However, the biggest problem is the study’s proposed solution, to use iCopyright’s article tools with their protection, is not well supported. There is no research about how many people would be willing to pay for an interaction or what they would do if confronted with a fee for an action and they don’t wish to pay for it.
The study had already showed that, without any article tools, users will revert to other means to interact with content. If they are confronted with a fee, even a reasonable one, and don’t wish to pay it, those tools are still there.
Say, for example, a site charges for a print out of a work, if the user doesn’t wish to pay, they can still use their browser’s print button, copy/paste, etc. The only difference is that this time the user will know the wishes of the publisher and may be discourages. However, exactly how big of a deterrent that is, is not fully answered.
Still, none of these issues stop the study from providing some interesting insight into the way article tools are used and how the affect copyright. It will be interesting to see if these results change any major publisher’s approach to article tools as a result.
The Big Picture
Though the study has its flaws and is, understandably, a promotion for iCopyright’s own article tools services, which include its iCopyright for Creators service (previous coverage), a service targeted at bloggers, it does have some interesting statistics and some great insights.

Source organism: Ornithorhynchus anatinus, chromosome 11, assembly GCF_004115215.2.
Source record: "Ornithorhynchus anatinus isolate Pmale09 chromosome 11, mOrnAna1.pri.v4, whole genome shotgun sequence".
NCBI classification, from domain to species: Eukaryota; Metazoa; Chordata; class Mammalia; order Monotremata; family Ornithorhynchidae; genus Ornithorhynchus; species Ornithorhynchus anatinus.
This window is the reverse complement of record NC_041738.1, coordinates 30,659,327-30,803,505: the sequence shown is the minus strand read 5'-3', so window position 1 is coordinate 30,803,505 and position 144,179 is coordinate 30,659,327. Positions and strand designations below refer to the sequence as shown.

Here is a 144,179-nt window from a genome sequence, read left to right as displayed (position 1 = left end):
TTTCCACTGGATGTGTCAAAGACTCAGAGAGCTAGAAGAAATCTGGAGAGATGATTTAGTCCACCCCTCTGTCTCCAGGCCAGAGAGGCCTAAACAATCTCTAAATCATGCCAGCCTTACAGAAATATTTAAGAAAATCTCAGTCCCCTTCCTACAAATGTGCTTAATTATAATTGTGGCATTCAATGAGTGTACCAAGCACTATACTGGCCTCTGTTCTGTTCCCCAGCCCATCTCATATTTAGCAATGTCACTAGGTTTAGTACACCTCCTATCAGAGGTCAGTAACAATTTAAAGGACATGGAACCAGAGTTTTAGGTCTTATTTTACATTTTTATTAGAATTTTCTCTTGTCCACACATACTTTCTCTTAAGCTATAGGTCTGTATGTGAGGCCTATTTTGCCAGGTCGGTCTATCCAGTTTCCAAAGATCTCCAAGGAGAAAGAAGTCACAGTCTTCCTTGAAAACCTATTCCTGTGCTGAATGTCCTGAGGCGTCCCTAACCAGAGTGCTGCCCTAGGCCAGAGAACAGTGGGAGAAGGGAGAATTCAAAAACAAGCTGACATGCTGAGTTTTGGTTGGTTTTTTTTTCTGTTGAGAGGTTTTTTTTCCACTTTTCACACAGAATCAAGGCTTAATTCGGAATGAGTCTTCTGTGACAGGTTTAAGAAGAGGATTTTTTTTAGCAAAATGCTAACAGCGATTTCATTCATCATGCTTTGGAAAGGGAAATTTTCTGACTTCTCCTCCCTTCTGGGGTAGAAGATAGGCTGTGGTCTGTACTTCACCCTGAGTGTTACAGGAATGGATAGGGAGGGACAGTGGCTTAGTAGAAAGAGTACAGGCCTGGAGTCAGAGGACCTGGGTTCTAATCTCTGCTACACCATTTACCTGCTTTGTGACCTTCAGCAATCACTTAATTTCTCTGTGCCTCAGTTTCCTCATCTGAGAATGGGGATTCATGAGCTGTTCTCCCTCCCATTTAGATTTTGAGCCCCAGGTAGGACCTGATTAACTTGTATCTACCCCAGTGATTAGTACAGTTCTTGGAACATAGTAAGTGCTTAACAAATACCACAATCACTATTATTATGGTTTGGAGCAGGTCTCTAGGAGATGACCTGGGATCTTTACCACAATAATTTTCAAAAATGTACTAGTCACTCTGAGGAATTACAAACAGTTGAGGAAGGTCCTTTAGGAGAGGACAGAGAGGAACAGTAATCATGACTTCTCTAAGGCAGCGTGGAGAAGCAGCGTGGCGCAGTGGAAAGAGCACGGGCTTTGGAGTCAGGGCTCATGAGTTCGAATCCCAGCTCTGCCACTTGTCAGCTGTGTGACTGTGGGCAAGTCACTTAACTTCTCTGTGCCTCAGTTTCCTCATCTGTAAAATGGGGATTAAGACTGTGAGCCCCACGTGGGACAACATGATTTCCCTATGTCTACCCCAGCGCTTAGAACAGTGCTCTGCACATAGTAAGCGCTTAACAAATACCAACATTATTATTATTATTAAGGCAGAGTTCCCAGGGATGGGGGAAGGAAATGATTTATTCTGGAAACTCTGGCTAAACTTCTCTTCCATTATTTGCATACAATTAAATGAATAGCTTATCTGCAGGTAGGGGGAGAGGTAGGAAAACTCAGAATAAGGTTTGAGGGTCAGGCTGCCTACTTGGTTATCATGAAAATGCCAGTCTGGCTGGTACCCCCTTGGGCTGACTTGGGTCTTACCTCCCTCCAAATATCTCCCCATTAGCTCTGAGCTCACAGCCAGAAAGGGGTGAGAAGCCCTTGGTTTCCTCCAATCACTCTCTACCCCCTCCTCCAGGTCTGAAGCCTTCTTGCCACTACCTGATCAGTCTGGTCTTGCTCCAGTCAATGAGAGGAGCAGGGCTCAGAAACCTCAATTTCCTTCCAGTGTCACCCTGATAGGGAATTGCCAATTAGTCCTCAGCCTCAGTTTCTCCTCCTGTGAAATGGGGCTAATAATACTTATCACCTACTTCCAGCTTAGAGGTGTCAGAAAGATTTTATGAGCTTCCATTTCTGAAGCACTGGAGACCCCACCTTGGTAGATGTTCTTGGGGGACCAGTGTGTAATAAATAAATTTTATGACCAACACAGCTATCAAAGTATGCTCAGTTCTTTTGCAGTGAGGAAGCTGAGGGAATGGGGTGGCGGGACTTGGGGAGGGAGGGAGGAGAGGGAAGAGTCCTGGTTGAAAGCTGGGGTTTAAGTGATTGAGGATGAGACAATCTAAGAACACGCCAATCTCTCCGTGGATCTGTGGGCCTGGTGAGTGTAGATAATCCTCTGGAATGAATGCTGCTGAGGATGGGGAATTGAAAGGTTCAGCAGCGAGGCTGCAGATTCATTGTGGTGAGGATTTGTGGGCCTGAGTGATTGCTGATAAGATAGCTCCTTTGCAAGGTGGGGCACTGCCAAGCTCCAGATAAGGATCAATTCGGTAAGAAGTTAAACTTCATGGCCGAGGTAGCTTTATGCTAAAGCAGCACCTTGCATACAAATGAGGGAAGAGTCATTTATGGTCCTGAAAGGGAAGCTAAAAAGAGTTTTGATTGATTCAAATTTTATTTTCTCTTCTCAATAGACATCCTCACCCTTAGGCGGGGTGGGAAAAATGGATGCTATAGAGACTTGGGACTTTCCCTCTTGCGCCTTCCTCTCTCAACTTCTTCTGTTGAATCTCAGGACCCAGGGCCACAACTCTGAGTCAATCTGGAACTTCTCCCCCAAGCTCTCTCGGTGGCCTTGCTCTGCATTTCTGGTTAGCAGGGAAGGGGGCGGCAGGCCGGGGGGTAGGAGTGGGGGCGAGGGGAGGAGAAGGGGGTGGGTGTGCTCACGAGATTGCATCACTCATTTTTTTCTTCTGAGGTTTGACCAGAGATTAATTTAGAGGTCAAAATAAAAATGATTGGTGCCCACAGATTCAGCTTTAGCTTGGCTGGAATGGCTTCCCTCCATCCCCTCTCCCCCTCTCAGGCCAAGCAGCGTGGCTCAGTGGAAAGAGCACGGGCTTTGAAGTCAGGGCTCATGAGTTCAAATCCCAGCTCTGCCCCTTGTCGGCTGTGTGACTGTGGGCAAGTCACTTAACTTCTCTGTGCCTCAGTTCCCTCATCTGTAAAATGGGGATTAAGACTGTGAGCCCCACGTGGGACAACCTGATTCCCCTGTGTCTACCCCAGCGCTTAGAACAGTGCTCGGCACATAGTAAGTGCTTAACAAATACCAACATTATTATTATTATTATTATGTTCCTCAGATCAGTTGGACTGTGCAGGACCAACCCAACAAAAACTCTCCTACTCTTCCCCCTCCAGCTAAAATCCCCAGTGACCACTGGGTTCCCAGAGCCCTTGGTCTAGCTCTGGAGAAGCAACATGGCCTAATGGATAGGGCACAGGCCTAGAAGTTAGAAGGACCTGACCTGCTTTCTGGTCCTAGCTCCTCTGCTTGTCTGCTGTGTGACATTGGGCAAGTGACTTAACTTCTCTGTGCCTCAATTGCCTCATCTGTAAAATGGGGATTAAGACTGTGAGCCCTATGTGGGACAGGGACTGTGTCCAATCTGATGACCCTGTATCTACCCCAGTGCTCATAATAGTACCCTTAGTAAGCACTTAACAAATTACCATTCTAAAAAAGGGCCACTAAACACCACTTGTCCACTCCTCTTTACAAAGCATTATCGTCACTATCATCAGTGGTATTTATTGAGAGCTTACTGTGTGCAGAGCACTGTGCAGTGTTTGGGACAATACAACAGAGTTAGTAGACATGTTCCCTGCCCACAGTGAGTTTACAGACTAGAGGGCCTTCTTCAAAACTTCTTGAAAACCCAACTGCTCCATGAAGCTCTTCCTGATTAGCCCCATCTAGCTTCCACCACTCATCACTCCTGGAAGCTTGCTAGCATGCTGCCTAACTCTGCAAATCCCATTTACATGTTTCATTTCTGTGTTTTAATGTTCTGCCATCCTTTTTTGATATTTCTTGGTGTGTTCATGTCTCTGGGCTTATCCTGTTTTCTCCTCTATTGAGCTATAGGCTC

For me, the takeaways are simple. Article tools see a wide variety of use and, if your goal is to limit what users do with your content, they are not the way to go. If you have less restrictive licensing, such as with this site, they probably make sense as the study shows that users strongly prefer such tools over the alternatives.
However, standard article tools as a means of protecting content or limiting use is a poor choice. But given that users who want to share your content will do so, it makes sense, in my opinion, it makes sense to apply them and channel that energy through a system you have some control over. Yes, there will be abuse of the tools, but at least it is your system and not something completely outside your ability to enforce, monitor and track.
Whether you use iCopyright or another set of article tools, it is important to understand the advantages and the drawbacks. As smaller publishers, most people reading this don’t have to worry too much about the bottom line and whether each infringement is a dollar lost, something the target group for this study does, but we still have to develop effective content strategies to make our content work for us, not against us.
Disclosure: iCopyright has donated to this site in the past and I have consulted for Attributor, a company that competes with the Creators service (though not the licensing service).